My name is Evgeny, I live in Moscow, Russia, and teach at a medical university. This is my website.

What can be found here?

  • Chiefly my blog,
  • but also some software I develop in my spare time,
  • as well as my reactions that I send webmentions from,
  • and various little things, such as
    • my PGP key for confidential messages
    • or links to my various accounts (under the picture above).
  • The Fediverse handle is, but RSS is a better way to subscribe.

Recent posts:


Lisp is very much like a broad nib: you wouldn’t use this for everyday writing, and most of the techniques you’ll necessarily acquire would be useless with any other pen. Yet the very experience of having written a line or two with this kind of pen changes your perception of fonts and strokes, forces you to hold your pen differently, and ultimately changes — for good, I presume — both your handwriting and your approach.


I’ve been syndicating my posts from this site to Twitter, and the replies and likes back from Twitter for almost 8 years. Now it looks like I will stop doing it soon. Kudos to Ryan for providing the great service to all of us for all these years. It’s sad to see it go, yet I agree that Twitter is less and less relevant these days. The web is about building bridges, not walls, and if Twitter wants to follow Facebook’s steps and cut itself off, so be it.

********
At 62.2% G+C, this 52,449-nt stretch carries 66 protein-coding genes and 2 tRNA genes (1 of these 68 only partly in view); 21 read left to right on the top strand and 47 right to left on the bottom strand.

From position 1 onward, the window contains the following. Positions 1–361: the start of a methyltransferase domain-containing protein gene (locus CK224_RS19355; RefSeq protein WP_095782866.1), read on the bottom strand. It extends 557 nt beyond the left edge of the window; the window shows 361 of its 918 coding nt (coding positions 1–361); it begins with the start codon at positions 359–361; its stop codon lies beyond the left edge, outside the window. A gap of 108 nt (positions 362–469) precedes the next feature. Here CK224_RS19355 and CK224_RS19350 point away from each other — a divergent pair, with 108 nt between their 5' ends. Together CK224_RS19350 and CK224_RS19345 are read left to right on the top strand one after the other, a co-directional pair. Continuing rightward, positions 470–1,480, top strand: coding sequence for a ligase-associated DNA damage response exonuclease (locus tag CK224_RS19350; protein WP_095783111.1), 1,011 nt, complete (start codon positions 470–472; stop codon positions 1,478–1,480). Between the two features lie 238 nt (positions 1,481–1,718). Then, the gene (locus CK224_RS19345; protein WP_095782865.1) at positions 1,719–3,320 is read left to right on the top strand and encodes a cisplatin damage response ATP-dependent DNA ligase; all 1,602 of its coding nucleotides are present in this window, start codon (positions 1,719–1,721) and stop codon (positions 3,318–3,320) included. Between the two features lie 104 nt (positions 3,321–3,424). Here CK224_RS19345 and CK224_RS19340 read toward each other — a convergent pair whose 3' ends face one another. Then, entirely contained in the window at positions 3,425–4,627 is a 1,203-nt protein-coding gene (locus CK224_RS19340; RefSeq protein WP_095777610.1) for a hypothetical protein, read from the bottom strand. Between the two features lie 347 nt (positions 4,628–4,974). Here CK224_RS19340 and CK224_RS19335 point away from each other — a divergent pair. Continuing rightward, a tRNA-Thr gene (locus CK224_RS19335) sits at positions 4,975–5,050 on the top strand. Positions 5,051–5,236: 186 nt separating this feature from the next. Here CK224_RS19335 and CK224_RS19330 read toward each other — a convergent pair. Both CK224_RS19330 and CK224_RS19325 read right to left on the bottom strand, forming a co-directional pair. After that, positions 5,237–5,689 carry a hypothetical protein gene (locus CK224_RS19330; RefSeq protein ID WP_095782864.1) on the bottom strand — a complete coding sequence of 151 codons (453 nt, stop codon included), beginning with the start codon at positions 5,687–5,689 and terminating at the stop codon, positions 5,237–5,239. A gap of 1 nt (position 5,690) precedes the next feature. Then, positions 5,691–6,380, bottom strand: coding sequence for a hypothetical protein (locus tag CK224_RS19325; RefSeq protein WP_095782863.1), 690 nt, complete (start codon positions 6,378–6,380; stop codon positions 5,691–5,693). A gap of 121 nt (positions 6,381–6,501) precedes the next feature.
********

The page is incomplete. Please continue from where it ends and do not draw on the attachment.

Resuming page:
Most discussed:

Leveraging IndieWeb to Avoid Storing Others' Data

Owning your own data is great. I’ve been using this website as the central IndieWeb point of my online life for over five years, and I love it. However, the joy of owning your own website comes bundled with great responsibility: as the website owner, I am responsible for what’s on my site and for what’s stored “under the hood” to make this website work. It’s not a huge issue as long as I only post my own content on my site, but the cool thing about the IndieWeb — as opposed to “regular” Web — is its social aspect, the ability to interact with other people running other websites.

Voice Messages

This post is about obvious things, but it looks like they aren’t that obvious to some people. Many messengers allow to send voice messages instead of text. These messages are problematic: you can’t read them in a meeting, you can’t skim through them later to remember what the conversation was about, you can’t search the contents of these messages… The fact that the voice messages are possible to send doesn’t mean you should.